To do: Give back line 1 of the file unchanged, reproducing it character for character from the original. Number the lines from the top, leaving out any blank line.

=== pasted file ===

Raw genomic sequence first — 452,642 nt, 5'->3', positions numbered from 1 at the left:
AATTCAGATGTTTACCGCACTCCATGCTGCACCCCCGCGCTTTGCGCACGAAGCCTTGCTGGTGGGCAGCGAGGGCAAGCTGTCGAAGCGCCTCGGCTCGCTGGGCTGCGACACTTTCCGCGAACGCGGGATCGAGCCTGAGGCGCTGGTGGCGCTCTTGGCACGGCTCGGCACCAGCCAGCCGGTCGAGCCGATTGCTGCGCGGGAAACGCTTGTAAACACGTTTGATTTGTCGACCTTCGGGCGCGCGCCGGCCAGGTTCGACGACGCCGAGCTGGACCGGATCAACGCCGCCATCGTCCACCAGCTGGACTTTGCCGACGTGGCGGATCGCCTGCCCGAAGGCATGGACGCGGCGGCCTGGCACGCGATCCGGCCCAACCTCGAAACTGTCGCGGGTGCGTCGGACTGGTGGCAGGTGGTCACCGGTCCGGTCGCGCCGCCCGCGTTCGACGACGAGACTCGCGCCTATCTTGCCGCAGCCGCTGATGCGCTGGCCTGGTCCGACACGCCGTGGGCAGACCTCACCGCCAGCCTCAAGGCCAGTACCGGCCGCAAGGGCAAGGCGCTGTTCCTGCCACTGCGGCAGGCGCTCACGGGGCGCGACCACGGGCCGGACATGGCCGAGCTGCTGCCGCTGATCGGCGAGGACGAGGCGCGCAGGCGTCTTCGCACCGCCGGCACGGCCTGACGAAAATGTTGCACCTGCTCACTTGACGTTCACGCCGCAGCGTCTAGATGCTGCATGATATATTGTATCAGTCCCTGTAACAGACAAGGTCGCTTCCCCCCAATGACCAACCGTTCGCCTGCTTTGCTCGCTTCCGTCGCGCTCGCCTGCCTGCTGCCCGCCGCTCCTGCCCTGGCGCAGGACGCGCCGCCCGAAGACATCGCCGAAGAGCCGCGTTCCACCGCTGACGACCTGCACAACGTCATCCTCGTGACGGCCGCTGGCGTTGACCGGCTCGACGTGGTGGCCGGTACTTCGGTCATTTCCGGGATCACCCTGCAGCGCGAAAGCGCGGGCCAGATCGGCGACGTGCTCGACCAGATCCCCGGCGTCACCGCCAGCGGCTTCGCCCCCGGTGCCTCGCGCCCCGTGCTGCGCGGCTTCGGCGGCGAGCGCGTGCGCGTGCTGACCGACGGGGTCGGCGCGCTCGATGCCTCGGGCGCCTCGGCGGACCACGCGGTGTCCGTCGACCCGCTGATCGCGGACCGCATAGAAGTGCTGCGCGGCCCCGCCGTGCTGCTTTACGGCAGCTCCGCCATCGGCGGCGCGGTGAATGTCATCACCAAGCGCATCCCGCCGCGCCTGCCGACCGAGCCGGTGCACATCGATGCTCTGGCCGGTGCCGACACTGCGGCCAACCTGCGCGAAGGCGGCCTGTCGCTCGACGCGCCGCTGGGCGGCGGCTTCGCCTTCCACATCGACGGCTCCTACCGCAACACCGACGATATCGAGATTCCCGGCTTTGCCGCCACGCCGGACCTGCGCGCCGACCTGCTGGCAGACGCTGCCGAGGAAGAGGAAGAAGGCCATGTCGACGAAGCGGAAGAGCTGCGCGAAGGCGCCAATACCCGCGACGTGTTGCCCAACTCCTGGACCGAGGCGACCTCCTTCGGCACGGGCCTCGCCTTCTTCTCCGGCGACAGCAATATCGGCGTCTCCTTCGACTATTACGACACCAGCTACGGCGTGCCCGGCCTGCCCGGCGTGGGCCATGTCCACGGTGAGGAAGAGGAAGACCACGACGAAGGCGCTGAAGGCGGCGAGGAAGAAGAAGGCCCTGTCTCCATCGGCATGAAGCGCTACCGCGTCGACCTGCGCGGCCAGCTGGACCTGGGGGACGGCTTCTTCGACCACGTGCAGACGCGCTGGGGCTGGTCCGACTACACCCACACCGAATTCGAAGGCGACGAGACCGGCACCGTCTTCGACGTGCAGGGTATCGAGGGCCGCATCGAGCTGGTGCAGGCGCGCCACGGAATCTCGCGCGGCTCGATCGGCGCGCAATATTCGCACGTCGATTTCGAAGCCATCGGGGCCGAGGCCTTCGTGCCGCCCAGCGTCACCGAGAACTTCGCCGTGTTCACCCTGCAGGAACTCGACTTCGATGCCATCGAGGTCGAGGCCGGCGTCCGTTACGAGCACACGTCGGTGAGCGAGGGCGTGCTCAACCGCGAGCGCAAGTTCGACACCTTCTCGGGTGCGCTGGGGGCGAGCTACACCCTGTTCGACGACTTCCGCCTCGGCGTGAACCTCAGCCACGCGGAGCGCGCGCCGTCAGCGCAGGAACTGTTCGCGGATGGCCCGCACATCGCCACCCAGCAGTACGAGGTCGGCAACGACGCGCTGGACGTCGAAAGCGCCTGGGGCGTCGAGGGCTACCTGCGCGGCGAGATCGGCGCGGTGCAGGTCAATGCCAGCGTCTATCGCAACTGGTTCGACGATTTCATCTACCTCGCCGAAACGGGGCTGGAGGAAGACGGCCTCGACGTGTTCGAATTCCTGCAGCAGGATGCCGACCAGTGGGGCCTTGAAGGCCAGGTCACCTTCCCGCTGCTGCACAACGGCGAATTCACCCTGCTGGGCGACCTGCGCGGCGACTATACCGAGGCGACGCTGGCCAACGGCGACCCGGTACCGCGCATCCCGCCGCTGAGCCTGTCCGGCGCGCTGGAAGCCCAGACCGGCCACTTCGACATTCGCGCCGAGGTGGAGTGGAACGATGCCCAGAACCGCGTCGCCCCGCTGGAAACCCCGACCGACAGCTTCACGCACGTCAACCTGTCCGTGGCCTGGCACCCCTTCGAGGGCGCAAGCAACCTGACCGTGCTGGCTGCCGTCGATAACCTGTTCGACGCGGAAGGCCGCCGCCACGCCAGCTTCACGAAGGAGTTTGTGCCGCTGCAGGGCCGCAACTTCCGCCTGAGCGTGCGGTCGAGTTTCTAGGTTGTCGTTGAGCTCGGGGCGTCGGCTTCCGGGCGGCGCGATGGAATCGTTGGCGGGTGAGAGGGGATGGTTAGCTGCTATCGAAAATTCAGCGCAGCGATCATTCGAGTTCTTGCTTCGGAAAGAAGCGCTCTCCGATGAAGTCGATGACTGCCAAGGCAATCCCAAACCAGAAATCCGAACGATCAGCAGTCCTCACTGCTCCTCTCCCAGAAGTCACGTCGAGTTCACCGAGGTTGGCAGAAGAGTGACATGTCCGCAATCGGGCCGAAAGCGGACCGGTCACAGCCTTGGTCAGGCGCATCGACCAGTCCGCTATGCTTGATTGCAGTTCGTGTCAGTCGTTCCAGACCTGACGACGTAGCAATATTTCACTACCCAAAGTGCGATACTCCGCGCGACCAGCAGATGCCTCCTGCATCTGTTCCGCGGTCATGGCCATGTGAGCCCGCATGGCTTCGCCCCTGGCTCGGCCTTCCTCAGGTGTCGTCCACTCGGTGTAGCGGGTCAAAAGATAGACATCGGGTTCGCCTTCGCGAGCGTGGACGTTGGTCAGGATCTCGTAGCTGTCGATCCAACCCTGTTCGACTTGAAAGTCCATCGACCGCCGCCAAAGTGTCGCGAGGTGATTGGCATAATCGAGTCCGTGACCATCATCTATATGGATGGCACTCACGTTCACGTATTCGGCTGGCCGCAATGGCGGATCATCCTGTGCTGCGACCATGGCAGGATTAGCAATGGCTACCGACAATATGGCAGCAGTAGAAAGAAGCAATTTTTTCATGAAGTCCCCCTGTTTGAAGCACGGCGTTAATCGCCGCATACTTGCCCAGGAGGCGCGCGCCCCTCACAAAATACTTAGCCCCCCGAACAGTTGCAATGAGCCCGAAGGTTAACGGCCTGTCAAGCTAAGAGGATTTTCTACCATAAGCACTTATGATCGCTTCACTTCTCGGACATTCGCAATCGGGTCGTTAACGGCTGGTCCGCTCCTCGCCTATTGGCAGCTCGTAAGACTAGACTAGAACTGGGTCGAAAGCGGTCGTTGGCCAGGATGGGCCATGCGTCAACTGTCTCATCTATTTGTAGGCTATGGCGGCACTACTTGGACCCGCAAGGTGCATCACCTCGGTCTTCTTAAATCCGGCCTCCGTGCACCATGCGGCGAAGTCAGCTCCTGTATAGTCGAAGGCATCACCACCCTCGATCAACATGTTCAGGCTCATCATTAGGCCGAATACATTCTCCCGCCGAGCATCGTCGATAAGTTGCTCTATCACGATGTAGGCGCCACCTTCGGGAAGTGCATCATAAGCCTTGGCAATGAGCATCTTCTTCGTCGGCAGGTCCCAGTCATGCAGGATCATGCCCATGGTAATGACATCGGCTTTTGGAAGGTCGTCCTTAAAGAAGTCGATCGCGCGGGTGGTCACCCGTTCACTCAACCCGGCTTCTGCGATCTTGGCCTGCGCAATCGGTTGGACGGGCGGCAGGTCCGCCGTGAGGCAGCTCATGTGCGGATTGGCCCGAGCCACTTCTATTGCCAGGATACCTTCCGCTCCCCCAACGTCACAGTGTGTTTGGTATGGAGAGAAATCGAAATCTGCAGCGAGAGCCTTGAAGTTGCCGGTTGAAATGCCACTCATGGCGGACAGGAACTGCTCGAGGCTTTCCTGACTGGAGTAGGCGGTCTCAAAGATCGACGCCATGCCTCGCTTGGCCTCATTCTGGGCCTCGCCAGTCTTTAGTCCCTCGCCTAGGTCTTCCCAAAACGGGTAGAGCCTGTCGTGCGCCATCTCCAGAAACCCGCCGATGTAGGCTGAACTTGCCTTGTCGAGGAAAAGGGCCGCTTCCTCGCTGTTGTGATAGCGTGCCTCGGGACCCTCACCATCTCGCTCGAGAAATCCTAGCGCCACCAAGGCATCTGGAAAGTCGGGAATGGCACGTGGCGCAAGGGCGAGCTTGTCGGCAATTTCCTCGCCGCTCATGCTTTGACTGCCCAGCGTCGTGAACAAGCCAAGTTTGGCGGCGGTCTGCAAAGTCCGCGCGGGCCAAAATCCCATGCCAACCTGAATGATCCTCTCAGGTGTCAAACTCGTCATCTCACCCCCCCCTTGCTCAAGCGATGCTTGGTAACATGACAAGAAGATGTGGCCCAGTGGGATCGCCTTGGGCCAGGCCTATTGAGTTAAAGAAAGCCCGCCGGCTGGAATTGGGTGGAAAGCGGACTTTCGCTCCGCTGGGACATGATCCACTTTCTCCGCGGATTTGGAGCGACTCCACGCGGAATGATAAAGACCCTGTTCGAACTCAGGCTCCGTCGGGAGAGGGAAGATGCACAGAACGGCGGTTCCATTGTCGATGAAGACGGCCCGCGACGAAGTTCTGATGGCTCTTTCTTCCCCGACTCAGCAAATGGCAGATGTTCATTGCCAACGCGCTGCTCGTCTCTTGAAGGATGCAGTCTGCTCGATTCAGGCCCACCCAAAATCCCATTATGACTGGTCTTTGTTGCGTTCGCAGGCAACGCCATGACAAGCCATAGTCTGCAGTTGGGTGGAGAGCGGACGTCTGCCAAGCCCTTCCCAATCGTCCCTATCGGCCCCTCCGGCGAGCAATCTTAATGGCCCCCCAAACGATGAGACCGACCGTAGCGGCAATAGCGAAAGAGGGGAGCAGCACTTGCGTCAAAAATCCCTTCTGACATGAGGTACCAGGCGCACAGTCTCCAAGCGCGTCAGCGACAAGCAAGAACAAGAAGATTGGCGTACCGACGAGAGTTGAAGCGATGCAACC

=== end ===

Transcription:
Raw genomic sequence first — 452,642 nt, 5'->3', positions numbered from 1 at the left: